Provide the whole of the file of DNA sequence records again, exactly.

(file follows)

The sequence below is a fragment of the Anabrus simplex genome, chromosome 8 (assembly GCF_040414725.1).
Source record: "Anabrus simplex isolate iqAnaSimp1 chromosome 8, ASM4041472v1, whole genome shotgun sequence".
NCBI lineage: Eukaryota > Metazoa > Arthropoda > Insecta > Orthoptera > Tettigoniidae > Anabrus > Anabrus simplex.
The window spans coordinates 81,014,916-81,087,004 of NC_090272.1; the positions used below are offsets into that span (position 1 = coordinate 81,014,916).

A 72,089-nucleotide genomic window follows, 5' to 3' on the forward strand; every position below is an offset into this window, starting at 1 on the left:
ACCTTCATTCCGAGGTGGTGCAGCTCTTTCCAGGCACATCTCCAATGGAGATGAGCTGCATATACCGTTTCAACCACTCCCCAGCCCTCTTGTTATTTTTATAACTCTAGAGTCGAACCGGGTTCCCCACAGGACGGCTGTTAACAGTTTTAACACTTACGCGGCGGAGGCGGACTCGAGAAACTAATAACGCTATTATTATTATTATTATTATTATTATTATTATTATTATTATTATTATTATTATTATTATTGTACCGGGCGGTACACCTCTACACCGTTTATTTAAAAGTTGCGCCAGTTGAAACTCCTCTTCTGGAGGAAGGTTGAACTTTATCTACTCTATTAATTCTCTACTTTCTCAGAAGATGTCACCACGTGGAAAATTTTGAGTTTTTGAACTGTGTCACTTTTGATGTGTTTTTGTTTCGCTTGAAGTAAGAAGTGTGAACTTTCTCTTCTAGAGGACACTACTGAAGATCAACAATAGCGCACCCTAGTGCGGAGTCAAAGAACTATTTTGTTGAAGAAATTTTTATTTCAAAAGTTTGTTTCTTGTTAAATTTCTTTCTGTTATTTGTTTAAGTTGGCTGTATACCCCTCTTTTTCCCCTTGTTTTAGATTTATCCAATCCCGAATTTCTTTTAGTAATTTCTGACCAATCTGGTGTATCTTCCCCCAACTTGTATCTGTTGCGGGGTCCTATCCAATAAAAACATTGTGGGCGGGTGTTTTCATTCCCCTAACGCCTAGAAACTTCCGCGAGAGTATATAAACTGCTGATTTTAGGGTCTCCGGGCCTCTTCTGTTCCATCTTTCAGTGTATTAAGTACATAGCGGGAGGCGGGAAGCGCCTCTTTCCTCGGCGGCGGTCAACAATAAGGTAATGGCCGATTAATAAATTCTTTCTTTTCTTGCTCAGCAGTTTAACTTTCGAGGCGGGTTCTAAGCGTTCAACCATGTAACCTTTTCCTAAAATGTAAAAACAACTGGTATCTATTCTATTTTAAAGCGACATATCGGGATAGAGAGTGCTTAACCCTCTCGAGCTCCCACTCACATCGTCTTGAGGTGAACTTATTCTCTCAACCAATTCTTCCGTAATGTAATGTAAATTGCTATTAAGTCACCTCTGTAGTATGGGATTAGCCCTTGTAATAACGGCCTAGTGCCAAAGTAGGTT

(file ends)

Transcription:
The sequence below is a fragment of the Anabrus simplex genome, chromosome 8 (assembly GCF_040414725.1).
Source record: "Anabrus simplex isolate iqAnaSimp1 chromosome 8, ASM4041472v1, whole genome shotgun sequence".
NCBI lineage: Eukaryota > Metazoa > Arthropoda > Insecta > Orthoptera > Tettigoniidae > Anabrus > Anabrus simplex.
The window spans coordinates 81,014,916-81,087,004 of NC_090272.1; the positions used below are offsets into that span (position 1 = coordinate 81,014,916).

A 72,089-nucleotide genomic window follows, 5' to 3' on the forward strand; every position below is an offset into this window, starting at 1 on the left:
ACCTTCATTCCGAGGTGGTGCAGCTCTTTCCAGGCACATCTCCAATGGAGATGAGCTGCATATACCGTTTCAACCACTCCCCAGCCCTCTTGTTATTTTTATAACTCTAGAGTCGAACCGGGTTCCCCACAGGACGGCTGTTAACAGTTTTAACACTTACGCGGCGGAGGCGGACTCGAGAAACTAATAACGCTATTATTATTATTATTATTATTATTATTATTATTATTATTATTATTATTATTATTATTATTGTACCGGGCGGTACACCTCTACACCGTTTATTTAAAAGTTGCGCCAGTTGAAACTCCTCTTCTGGAGGAAGGTTGAACTTTATCTACTCTATTAATTCTCTACTTTCTCAGAAGATGTCACCACGTGGAAAATTTTGAGTTTTTGAACTGTGTCACTTTTGATGTGTTTTTGTTTCGCTTGAAGTAAGAAGTGTGAACTTTCTCTTCTAGAGGACACTACTGAAGATCAACAATAGCGCACCCTAGTGCGGAGTCAAAGAACTATTTTGTTGAAGAAATTTTTATTTCAAAAGTTTGTTTCTTGTTAAATTTCTTTCTGTTATTTGTTTAAGTTGGCTGTATACCCCTCTTTTTCCCCTTGTTTTAGATTTATCCAATCCCGAATTTCTTTTAGTAATTTCTGACCAATCTGGTGTATCTTCCCCCAACTTGTATCTGTTGCGGGGTCCTATCCAATAAAAACATTGTGGGCGGGTGTTTTCATTCCCCTAACGCCTAGAAACTTCCGCGAGAGTATATAAACTGCTGATTTTAGGGTCTCCGGGCCTCTTCTGTTCCATCTTTCAGTGTATTAAGTACATAGCGGGAGGCGGGAAGCGCCTCTTTCCTCGGCGGCGGTCAACAATAAGGTAATGGCCGATTAATAAATTCTTTCTTTTCTTGCTCAGCAGTTTAACTTTCGAGGCGGGTTCTAAGCGTTCAACCATGTAACCTTTTCCTAAAATGTAAAAACAACTGGTATCTATTCTATTTTAAAGCGACATATCGGGATAGAGAGTGCTTAACCCTCTCGAGCTCCCACTCACATCGTCTTGAGGTGAACTTATTCTCTCAACCAATTCTTCCGTAATGTAATGTAAATTGCTATTAAGTCACCTCTGTAGTATGGGATTAGCCCTTGTAATAACGGCCTAGTGCCAAAGTAGGTT